“It definitely helped to have hard pack, “said Erin “Jungle Chicken” Ward noted, a 2:42 marathoner who brought home the women’s bronze medal at the 2011 USSSA event. “The more (trail conditions) are like a road race the better it is for me,” she noted.

Analysis: The Snow Strikes Back

In snowshoe racing course lay-out and especially course snow conditions play a unique role as deciding factors for performance compared to other similar endurance events. It appears that the biggest factor in snowshoe racing is – surprise – the snow.

For those outside of the sport of snowshoe racing, the weather may seem to be the biggest factor, but in snowshoe racing, the racers are accustomed to a supposed extreme – the cold weather – and know how to dress for racing in it.

So, all other factors being equal the cooler temperature isn’t typically a deciding factor for experienced snowshoe racers. And while course lay-out can play to certain strengths of strength or fitness in road and trail races as well as triathlons, in snowshoe racing the snow conditions are key.

Beyond physical conditioning the “gear factor” is increasingly important to ‘shoers when gunning for that extra few seconds. Of course, the primary gear of ‘shoers is – snowshoes. So, given different snow conditions many racers are reviewing different styles of snowshoes, and looking for an edge. In the case of the USSSA sponsor, Dion Snowshoes, ‘shoers are toeing the line with different customizable Dion configurations – ex. deep cleat, versus standard cleat – depending on snow conditions (for notes on the use of different snowshoes for a race, see the Feb. 1, 2011 article “Snowshoe Shuffle a Sugar Snow Challenge” here).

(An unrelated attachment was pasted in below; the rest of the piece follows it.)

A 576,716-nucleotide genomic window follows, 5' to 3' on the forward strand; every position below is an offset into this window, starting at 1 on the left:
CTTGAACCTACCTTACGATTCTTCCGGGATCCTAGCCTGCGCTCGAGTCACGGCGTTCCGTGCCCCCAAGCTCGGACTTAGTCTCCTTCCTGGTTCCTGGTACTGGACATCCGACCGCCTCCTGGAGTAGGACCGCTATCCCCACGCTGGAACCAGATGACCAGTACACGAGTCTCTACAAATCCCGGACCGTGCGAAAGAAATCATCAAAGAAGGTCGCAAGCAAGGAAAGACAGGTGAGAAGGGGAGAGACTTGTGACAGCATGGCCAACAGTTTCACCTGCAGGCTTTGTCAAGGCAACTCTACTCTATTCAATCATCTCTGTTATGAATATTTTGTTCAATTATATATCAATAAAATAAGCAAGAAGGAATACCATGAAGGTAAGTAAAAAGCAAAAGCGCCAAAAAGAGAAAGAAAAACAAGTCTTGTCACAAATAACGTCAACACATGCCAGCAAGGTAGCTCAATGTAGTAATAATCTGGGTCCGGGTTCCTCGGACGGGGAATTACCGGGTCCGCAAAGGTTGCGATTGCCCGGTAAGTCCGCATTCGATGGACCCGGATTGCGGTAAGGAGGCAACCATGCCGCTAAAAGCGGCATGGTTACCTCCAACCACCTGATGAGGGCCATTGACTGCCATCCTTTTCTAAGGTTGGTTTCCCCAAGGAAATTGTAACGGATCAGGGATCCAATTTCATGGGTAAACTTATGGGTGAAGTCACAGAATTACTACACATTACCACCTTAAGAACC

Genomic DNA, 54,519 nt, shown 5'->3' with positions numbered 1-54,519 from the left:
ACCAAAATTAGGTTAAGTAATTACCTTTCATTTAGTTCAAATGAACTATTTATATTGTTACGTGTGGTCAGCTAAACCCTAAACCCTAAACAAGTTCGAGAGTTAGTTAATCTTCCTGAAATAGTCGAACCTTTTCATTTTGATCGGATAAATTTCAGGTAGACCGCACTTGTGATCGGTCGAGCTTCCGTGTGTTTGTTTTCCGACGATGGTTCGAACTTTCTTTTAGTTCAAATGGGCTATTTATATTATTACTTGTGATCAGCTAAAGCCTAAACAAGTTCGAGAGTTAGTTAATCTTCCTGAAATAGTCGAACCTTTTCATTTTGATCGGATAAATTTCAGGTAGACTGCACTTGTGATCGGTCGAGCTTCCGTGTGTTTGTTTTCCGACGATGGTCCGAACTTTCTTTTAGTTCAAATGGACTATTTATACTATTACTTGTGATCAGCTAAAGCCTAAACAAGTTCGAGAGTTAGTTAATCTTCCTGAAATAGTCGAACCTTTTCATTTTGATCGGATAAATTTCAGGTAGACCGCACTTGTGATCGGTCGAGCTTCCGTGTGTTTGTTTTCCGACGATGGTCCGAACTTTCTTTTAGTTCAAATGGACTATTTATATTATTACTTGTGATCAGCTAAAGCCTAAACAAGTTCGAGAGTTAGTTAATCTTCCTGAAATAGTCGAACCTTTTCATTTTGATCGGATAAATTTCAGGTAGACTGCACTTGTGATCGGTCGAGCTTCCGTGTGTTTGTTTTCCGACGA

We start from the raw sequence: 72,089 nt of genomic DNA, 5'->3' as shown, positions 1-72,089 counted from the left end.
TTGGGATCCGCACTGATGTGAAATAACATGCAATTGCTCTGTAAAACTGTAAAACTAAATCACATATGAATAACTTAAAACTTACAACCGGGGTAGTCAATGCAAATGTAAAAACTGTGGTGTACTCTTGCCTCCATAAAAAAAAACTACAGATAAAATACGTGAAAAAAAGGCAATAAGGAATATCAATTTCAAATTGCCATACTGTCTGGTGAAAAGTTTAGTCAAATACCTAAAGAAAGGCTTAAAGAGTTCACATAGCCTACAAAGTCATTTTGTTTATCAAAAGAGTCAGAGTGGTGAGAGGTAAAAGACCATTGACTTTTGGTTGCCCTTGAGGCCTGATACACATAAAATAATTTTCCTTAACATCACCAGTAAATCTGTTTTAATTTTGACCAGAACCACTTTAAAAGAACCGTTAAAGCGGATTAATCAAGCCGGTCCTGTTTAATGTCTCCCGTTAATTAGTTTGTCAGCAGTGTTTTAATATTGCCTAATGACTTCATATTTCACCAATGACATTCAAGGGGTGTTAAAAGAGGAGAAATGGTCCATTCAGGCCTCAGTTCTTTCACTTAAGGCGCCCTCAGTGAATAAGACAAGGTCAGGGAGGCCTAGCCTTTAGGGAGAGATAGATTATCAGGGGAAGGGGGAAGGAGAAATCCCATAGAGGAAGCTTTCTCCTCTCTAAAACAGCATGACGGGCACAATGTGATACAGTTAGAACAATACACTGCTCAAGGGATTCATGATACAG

Episode III: Revenge of the…Mountain Bikers? Mountain Runners?

Following the 2011 win Hartmark was asked whether he planned on defending his title in 2012. “It would be fun,” he said.

Scheduled for Frisco, CO, on February 24, 2012 with a starting elevation of 9,100 feet, (see tentative course description map here) and in Middaugh’s backyard, Hartmark’s hill training in Duluth will likely be put to the test if he makes the trip to defend. Then again, Hartmark will be training for the Olympic marathon trials scheduled for January 2012 and could be in top form.

If Middaugh and Hartmark both toe the line in 2012 it could shape up to be an epic marathoner versus triathlete show-down.

Then again, this is snowshoe racing and the ability to adjust to surprises — and snow conditions — is a unique aspect of the sport. As Dave “Biscuit” Schuneman, 33, of Duluth noted at the 2011 Nationals, “Mountain biking and snowshoeing compliment each other. They both have a strength factor that adds.” In fact, several of the top age-grouper and elite racers also had mountain biking and mountain running (note the USSSA 1st place woman Brandy Erholtz, of Colorado, who is also a National Trail Running Champion) place backgrounds.

The fact is, the snowshoe racing season is relatively short. Endurance athletes of many stripes either dabble in it as a secondary “off-season” sport, though many also commit to it as a primary “winter” sport. For many it is exciting to witness is how advances in snowshoe racing conditions, gear, race strategy, and course layout in this emerging sport rapidly change as both the levels of competition and participation continue to quickly grow.